The manufacturing sectors in these developing economies are shrinking at ever earlier stages of economic development compared to those of advanced economies. India’s deindustrialization, for example, began when per capita income was $2,000, compared to per capita income levels of $9,000–$11,000 (at 1990 prices) for the United States, the UK, and Germany; meanwhile the Indian manufacturing sector’s share of employment peaked when India’s per capita income was $700, compared to a $14,000 figure for Sweden, the UK, and Italy.6 Previous research by Subramanian finds that this trend is mirrored across nearly all Indian states, a fact that presents a difficult and worrying dilemma: “Should [India] try to rehabilitate unskilled manufacturing or should it accept that that is now unachievable and create the groundwork for sustaining the skill intensive pattern of growth?”7 India’s prospects for economic growth and employment generation, in many ways, hinge on the answer to this question. A fall in new employment in India’s organized sector over the past decade and the country’s slowing overall job creation rate are further cause for concern.8 If Indian policymakers fail either to create opportunities for unskilled labor or to equip future entrants into the labor force with the education required for high-skill employment, calls for a drastic expansion of the country’s social safety net will likely increase.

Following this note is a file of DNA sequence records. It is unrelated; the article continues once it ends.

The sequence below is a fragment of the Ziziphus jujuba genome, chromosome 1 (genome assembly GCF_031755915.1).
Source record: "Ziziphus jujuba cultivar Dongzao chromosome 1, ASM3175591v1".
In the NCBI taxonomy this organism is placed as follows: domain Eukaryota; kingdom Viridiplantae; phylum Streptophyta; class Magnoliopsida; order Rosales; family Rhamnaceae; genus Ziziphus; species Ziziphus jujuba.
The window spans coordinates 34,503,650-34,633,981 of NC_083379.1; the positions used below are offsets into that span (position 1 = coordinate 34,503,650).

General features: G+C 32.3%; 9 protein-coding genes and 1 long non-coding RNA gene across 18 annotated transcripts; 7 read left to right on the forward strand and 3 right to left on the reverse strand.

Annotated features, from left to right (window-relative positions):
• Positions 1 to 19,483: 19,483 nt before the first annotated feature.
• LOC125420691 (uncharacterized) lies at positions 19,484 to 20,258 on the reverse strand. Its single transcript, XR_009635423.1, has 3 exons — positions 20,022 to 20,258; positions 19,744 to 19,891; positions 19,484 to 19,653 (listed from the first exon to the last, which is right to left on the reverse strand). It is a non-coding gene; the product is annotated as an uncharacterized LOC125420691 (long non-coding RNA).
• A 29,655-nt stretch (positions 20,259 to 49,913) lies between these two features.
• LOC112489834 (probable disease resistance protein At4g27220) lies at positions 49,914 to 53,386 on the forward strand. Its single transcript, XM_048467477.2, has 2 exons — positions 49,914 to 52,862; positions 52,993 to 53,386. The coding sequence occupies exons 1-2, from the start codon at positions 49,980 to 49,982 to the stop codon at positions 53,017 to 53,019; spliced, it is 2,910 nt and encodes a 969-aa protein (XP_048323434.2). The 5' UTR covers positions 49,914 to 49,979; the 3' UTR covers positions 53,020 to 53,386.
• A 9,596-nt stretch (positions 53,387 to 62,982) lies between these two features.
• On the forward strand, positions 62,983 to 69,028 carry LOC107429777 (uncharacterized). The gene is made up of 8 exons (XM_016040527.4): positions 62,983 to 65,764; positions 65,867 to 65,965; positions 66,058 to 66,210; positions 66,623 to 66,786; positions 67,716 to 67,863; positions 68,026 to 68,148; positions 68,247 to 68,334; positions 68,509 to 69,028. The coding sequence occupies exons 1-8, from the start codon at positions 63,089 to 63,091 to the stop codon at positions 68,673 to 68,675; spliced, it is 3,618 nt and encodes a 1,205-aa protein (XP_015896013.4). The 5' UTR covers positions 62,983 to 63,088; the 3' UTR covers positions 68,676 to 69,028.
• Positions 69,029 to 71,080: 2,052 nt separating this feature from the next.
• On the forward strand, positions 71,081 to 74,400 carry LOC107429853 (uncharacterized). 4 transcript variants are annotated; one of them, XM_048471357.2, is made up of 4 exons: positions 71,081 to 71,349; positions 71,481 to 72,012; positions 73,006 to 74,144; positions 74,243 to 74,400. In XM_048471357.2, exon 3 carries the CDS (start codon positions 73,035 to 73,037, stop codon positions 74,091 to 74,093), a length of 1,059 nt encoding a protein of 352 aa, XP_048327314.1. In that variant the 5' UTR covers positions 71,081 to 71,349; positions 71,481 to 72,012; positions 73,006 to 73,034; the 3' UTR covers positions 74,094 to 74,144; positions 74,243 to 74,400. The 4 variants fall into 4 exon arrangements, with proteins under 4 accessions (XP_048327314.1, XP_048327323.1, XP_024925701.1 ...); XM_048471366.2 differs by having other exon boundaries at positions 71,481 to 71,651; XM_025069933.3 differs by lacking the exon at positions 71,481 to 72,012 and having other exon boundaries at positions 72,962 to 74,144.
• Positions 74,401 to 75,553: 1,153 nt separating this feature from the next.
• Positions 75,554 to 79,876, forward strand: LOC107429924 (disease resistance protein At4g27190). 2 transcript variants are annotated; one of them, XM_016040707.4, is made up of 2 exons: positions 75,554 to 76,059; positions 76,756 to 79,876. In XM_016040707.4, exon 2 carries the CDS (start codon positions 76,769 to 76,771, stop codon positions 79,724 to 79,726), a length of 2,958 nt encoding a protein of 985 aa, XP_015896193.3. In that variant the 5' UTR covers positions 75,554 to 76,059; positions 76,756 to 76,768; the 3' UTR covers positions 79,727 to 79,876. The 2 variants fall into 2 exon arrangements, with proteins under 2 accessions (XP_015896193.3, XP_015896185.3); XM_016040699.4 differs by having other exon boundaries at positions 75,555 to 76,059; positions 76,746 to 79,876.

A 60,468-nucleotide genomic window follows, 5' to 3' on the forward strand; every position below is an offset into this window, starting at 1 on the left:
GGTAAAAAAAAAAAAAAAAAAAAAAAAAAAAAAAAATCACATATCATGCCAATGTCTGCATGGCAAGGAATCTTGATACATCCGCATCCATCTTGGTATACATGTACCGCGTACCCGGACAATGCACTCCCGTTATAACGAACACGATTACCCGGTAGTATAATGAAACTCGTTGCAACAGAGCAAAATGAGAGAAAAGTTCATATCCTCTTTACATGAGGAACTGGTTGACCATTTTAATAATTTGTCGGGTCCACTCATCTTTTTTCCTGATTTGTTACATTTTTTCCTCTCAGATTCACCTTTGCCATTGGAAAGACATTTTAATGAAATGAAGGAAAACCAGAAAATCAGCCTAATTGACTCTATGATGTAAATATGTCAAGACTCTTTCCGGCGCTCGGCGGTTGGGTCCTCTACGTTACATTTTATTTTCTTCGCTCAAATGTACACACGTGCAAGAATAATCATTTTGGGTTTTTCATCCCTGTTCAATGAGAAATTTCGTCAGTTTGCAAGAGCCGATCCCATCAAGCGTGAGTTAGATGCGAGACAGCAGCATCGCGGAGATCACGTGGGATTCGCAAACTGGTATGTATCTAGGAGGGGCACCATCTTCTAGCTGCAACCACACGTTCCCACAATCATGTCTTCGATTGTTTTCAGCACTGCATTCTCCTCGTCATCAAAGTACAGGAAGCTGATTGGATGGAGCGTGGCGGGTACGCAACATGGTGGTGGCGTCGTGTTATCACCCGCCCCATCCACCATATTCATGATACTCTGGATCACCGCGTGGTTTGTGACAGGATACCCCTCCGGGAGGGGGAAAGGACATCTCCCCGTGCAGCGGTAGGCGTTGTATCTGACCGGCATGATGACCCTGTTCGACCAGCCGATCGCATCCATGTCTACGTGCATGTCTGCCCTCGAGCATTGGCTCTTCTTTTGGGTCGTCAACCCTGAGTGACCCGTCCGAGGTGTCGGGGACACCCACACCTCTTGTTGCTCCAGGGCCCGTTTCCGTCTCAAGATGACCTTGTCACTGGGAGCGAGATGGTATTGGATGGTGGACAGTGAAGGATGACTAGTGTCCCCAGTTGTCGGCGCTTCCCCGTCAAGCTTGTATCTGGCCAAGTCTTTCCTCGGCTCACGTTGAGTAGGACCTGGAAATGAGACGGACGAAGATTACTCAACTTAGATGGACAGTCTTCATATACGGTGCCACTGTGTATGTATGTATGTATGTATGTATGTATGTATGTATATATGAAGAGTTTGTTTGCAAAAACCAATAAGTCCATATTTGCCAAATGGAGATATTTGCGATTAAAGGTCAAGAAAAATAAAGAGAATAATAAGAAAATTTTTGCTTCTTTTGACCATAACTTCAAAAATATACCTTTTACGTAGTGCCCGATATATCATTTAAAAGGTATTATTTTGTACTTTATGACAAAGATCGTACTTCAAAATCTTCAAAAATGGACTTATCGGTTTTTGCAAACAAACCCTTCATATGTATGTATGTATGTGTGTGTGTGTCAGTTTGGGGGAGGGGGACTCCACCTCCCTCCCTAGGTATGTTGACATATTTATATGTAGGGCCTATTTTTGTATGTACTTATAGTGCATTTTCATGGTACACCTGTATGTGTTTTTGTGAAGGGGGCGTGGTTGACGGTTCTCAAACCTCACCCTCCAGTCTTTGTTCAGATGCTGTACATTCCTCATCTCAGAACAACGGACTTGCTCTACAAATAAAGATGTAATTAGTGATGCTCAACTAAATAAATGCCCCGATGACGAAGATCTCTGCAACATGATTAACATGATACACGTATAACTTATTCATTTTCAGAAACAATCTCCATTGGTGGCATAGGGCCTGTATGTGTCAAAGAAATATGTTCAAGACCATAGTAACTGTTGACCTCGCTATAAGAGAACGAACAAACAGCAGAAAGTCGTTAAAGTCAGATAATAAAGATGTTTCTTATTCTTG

The Theory Behind Just Giving Cash

Yale economist T. N. Srinivasan writes that Indian elites discussed a minimum income standard as early as 1938, and a program for providing such a grant was on the anvil in 1964.9 India’s contemporary interest in a UBI has emerged from a far more recent debate among the country’s development policymakers on whether direct cash transfers deliver benefits and alleviate poverty more efficiently than in-kind transfer programs like the public distribution system (PDS) or the Mahatma Gandhi National Rural Employment Guarantee Act (MGNREGA).10

Some policymakers have critiqued claims about a UBI’s benefits, saying that such transfers will be no magic bullet.

This discussion originated from a 2008 series of essays in a peer-reviewed academic journal called the Economic & Political Weekly.11 In one piece, political scientist Devesh Kapur, economist Partha Mukhopadhyay, and Arvind Subramanian (then with the Peterson Institute for International Economics) argued for replacing centrally sponsored poverty schemes with cash transfers.12 The authors cited structural inefficiencies in these schemes—enormous amounts of leakage to the nonpoor, high barriers to enrollment, inaccurate identification of eligible individuals, and substantial administrative costs; they contended that only a miniscule proportion of benefits actually reached India’s poor. The authors highlighted the key culprits as an administrative culture that lacked accountability and an underdeveloped state capacity. As an alternative, they proposed rerouting public expenditures into a system of direct cash transfers that would expand recipients’ spending choices and reduce financial constraints, alongside a recommended increase in funding and resources for local government institutions that are better placed to monitor and implement such transfers (as opposed to overburdened state- or district-level administrators).